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4 Strategies to Communicate Business Updates to Your Customers During COVID-19

by Justine Pantaleo
Read Time: 8 minutes
Strategies to Communicate Business Updates

Small businesses across America are already feeling the financial repercussions from coronavirus restrictions. Millions of people are taking refuge from the virus outbreak by staying at home and avoiding unnecessary shopping trips. 

Unprecedented times call for changes in how we operate and communicate. So, we wanted to share some best practices and strategies that we’ve learned over the years and the last few weeks. We hope these ideas will help small businesses better navigate communication to their customers during these uncertain times. 


Communicating business updates to customers

Right now, many people are scared; and that is one thing you should be mindful of in all your communications. It’s also important to think about the method you’ll use to communicate with your customers. Physical mail can get lost in the mess of all the “junk mail” and could even spread germs. Email is a great communication tool, especially when everyone is on digital. With that in mind, here are four strategies of how to use email to communicate changes in your business.  

Let’s dive in.


1. Share the updates that affect your customers

It’s important that you keep your customers in the loop and share the steps you are taking to alter business practices. When you are developing your messaging, be clear and concise about what your business is doing to address healthy and safe practices during COVID-19. Always reassure them that you are taking precautions and following regulations set up by the WHO, CDC, and local/federal governments. 

We recommend sending out an email to your customers to ensure them that you are doing what is best for your business as well as what is best for your employees and customers. With people turning to digital communication, they are more inclined to read through company updates.

Treat this email as an announcement, not a newsletter or sales tool. This means that your email should not include a lot of imagery or creativity. By keeping it plain and straightforward, you show empathy and sensitivity. For example, Jetty sent out a COVID-19 Action Steps email to their customers. The email below is how they shared the precautions they are taking with their audience. To make it clear and concise, they put their main changes into bullet form for easy reading. They also speak to their audience with a gentle and caring tone.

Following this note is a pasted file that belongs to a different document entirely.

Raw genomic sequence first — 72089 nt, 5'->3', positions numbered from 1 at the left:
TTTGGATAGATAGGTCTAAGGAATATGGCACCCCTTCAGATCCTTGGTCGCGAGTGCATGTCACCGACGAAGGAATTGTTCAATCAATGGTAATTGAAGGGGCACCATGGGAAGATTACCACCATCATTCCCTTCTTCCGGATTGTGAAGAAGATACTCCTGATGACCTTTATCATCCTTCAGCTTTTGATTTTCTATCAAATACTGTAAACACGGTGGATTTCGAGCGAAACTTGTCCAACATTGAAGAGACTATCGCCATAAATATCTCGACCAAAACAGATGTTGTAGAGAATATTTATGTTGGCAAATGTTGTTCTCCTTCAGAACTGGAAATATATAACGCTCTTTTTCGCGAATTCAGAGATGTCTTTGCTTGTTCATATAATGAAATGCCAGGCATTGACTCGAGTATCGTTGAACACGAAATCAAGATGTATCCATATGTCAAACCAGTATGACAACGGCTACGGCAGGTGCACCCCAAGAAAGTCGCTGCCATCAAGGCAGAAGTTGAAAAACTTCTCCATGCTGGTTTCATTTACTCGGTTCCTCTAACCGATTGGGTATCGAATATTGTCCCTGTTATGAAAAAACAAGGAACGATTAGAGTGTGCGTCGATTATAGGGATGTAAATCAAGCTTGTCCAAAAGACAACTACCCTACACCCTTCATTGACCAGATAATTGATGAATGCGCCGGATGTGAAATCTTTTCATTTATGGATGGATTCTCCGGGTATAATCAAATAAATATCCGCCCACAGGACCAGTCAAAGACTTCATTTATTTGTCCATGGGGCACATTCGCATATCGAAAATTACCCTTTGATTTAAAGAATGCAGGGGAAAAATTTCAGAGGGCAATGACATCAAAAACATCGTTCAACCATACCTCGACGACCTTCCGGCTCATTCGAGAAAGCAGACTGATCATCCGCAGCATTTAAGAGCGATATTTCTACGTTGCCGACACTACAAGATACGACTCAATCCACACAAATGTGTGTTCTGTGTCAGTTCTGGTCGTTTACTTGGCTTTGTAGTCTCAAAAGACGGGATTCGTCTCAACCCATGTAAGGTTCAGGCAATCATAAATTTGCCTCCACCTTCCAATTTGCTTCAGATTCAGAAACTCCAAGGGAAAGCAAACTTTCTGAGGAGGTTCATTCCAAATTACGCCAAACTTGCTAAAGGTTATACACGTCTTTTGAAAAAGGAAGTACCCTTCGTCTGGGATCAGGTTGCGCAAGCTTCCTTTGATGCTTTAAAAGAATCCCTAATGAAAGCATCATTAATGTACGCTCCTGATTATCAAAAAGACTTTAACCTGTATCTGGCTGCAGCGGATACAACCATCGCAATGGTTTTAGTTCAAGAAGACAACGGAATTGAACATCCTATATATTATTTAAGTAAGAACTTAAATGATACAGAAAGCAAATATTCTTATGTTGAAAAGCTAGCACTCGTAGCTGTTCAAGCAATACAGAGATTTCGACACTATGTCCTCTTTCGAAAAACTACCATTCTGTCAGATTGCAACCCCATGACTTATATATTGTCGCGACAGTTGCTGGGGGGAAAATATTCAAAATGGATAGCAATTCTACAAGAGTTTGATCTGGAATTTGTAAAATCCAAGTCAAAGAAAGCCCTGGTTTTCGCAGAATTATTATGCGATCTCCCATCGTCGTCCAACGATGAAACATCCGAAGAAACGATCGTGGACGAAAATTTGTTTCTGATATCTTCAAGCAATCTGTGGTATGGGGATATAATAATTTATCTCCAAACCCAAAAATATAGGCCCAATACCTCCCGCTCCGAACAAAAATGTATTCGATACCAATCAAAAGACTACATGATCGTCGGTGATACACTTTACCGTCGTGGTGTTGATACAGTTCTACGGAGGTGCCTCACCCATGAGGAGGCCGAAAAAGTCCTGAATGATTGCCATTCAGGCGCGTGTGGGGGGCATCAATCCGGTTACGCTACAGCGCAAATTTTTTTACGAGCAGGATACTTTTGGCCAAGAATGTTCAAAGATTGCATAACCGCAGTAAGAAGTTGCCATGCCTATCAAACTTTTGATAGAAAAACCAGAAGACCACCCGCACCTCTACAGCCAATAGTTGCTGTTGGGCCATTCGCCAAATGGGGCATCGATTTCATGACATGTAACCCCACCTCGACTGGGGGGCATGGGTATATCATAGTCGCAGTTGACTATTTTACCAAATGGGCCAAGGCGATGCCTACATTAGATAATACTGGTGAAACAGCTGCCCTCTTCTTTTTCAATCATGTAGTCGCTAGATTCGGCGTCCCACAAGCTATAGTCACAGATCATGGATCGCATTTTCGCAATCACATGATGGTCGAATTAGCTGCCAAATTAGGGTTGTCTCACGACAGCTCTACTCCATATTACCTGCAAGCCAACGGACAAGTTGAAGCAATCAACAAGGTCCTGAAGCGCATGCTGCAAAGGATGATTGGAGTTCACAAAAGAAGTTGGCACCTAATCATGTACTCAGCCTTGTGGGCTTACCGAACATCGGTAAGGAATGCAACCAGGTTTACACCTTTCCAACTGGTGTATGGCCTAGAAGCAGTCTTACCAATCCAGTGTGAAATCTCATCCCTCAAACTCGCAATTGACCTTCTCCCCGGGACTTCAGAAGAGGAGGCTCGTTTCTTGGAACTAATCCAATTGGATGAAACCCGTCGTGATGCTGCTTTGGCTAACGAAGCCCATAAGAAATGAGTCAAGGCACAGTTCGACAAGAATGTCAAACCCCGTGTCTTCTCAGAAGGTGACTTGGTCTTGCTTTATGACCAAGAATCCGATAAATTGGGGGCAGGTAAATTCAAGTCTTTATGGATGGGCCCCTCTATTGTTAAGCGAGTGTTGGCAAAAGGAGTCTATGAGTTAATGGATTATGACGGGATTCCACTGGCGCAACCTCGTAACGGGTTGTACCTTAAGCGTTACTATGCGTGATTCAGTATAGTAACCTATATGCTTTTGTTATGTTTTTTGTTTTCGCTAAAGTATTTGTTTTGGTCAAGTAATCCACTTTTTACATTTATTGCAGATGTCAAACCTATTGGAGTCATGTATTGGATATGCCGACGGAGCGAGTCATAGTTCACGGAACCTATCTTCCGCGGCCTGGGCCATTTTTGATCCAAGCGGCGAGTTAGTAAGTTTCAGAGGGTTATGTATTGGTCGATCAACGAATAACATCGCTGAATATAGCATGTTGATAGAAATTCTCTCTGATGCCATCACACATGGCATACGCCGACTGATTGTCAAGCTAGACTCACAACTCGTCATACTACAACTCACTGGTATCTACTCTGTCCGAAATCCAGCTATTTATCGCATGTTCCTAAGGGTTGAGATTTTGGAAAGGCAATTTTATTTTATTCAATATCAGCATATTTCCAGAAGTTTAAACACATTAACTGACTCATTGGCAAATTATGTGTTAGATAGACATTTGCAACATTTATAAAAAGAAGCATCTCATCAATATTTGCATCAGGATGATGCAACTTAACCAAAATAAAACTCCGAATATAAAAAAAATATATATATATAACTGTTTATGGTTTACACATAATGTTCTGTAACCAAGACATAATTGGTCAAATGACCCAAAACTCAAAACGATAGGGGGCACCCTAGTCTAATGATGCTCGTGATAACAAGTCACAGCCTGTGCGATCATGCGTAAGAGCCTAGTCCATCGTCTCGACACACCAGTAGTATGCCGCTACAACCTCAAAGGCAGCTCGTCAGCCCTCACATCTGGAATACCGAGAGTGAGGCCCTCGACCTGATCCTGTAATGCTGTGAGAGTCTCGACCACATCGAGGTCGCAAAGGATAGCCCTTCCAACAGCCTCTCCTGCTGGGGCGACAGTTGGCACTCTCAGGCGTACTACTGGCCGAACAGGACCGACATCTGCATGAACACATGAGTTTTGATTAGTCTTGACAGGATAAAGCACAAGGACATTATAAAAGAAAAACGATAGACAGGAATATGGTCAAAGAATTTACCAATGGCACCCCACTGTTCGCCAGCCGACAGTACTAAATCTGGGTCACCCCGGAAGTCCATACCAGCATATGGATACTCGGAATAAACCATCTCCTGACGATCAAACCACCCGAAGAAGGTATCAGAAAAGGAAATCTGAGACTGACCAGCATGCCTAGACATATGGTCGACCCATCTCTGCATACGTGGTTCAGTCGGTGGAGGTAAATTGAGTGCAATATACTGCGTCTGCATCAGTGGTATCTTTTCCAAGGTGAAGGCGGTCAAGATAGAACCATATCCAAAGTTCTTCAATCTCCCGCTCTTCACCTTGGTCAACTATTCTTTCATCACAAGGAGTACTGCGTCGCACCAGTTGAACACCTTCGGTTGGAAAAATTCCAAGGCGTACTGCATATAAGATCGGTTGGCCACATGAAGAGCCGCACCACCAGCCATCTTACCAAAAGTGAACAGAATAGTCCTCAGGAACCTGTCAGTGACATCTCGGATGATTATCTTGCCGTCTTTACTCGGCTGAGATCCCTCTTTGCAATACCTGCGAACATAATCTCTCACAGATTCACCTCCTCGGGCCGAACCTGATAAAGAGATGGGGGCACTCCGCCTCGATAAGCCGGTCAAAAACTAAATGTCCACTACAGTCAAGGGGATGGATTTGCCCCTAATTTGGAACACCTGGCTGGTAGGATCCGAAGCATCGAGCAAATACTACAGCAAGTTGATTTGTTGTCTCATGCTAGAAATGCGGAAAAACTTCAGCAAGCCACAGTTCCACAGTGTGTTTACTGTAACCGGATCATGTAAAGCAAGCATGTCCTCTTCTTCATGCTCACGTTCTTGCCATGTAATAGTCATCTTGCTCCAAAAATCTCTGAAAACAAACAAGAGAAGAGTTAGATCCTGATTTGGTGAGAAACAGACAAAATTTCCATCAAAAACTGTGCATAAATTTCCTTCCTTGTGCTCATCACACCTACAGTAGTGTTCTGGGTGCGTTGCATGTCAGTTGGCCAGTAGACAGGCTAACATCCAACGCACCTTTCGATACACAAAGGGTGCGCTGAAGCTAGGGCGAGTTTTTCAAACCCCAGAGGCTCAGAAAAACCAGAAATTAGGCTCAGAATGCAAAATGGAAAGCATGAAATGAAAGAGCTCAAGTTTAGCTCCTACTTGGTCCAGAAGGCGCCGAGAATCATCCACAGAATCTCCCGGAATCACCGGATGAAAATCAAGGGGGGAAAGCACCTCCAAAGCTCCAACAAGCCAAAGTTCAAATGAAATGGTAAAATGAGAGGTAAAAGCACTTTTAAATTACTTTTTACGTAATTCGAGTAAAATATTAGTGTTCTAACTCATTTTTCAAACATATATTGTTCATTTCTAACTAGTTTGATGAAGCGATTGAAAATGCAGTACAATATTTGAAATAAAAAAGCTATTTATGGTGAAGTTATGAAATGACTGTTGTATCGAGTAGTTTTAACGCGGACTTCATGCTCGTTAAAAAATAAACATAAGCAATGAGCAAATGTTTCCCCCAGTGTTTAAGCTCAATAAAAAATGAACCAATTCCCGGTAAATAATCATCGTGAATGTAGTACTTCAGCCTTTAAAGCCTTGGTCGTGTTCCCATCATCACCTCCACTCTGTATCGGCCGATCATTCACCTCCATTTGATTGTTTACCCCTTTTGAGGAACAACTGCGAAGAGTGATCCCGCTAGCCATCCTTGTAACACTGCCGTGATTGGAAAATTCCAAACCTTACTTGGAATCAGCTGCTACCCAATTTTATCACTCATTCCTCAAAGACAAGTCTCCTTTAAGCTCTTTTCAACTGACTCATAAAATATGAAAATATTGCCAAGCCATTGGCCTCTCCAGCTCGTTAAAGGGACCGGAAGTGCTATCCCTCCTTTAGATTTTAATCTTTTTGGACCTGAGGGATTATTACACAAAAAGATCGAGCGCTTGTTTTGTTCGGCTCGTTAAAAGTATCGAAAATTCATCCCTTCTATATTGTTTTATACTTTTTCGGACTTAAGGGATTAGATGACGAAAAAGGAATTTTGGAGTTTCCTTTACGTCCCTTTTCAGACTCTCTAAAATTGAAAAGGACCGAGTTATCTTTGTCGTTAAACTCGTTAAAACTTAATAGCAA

By following these guidelines – clear, concise, simple – your customers will understand the changes that affect them and appreciate your communication.


2. Target your message

Is your inbox crowded with emails upon emails from businesses that you didn’t even know had your email? 

Everyone is experiencing an overcrowded email box from every single business or website they have ever visited. For me, I didn’t even know how half of these places have my email. 

Now, more than ever, it is crucial to be relevant and to target your messages.

When you are communicating with your audience, be mindful and aware that people are receiving the same communication from every company. So, you’ll want to separate yourself. Create a personalized, targeted email. Don’t send the same message to everyone. We recommend creating groups of people with similar traits. 

For example, Verizon emailed all of their customers that their company will be there for their customers and are ready to work. They also confronted the issue that everyone may be receiving the same type of email from other businesses. Still, they point out that as a valued customer that uses their services every day, that they will stay connected through these challenging times.  Their focus is what it always has been – ensuring you have the most reliable network experience possible.

As a small business, you may want to send a more specific message to your valued customers to show your relationship with them. Start by segmenting your contacts and go from there. The more groups you create, the more personalized the message can be to those contacts.


3. Show empathy

Now is a time to connect with your customers through empathy.